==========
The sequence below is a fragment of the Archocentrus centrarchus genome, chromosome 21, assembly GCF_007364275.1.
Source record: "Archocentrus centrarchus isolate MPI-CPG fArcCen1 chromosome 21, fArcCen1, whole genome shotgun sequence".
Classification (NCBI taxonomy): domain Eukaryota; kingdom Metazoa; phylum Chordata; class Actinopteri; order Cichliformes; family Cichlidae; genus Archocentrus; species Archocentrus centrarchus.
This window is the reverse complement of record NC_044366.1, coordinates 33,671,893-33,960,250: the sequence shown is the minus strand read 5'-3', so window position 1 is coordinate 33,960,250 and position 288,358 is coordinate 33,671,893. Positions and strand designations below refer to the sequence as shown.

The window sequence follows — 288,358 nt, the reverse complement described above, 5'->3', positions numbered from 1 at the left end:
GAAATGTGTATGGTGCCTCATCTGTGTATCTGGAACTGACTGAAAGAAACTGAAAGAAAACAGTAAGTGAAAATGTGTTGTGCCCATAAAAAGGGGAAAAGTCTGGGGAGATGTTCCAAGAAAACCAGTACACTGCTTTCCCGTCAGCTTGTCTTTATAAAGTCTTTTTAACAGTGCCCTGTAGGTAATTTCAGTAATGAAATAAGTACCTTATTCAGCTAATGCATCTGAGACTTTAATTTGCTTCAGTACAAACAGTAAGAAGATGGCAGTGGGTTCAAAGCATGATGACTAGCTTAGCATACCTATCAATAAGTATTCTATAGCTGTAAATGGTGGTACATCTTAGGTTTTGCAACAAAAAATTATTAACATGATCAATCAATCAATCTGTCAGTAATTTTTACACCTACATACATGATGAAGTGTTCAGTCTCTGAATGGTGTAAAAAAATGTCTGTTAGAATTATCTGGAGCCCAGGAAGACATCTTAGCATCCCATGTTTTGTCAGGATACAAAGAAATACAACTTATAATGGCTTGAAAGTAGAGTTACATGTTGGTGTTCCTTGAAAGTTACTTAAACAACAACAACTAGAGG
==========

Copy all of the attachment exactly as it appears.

The sequence below is a fragment of the Archocentrus centrarchus genome, chromosome 21, assembly GCF_007364275.1.
Source record: "Archocentrus centrarchus isolate MPI-CPG fArcCen1 chromosome 21, fArcCen1, whole genome shotgun sequence".
Classification (NCBI taxonomy): domain Eukaryota; kingdom Metazoa; phylum Chordata; class Actinopteri; order Cichliformes; family Cichlidae; genus Archocentrus; species Archocentrus centrarchus.
This window is the reverse complement of record NC_044366.1, coordinates 33,671,893-33,960,250: the sequence shown is the minus strand read 5'-3', so window position 1 is coordinate 33,960,250 and position 288,358 is coordinate 33,671,893. Positions and strand designations below refer to the sequence as shown.

The window sequence follows — 288,358 nt, the reverse complement described above, 5'->3', positions numbered from 1 at the left end:
GAAATGTGTATGGTGCCTCATCTGTGTATCTGGAACTGACTGAAAGAAACTGAAAGAAAACAGTAAGTGAAAATGTGTTGTGCCCATAAAAAGGGGAAAAGTCTGGGGAGATGTTCCAAGAAAACCAGTACACTGCTTTCCCGTCAGCTTGTCTTTATAAAGTCTTTTTAACAGTGCCCTGTAGGTAATTTCAGTAATGAAATAAGTACCTTATTCAGCTAATGCATCTGAGACTTTAATTTGCTTCAGTACAAACAGTAAGAAGATGGCAGTGGGTTCAAAGCATGATGACTAGCTTAGCATACCTATCAATAAGTATTCTATAGCTGTAAATGGTGGTACATCTTAGGTTTTGCAACAAAAAATTATTAACATGATCAATCAATCAATCTGTCAGTAATTTTTACACCTACATACATGATGAAGTGTTCAGTCTCTGAATGGTGTAAAAAAATGTCTGTTAGAATTATCTGGAGCCCAGGAAGACATCTTAGCATCCCATGTTTTGTCAGGATACAAAGAAATACAACTTATAATGGCTTGAAAGTAGAGTTACATGTTGGTGTTCCTTGAAAGTTACTTAAACAACAACAACTAGAGG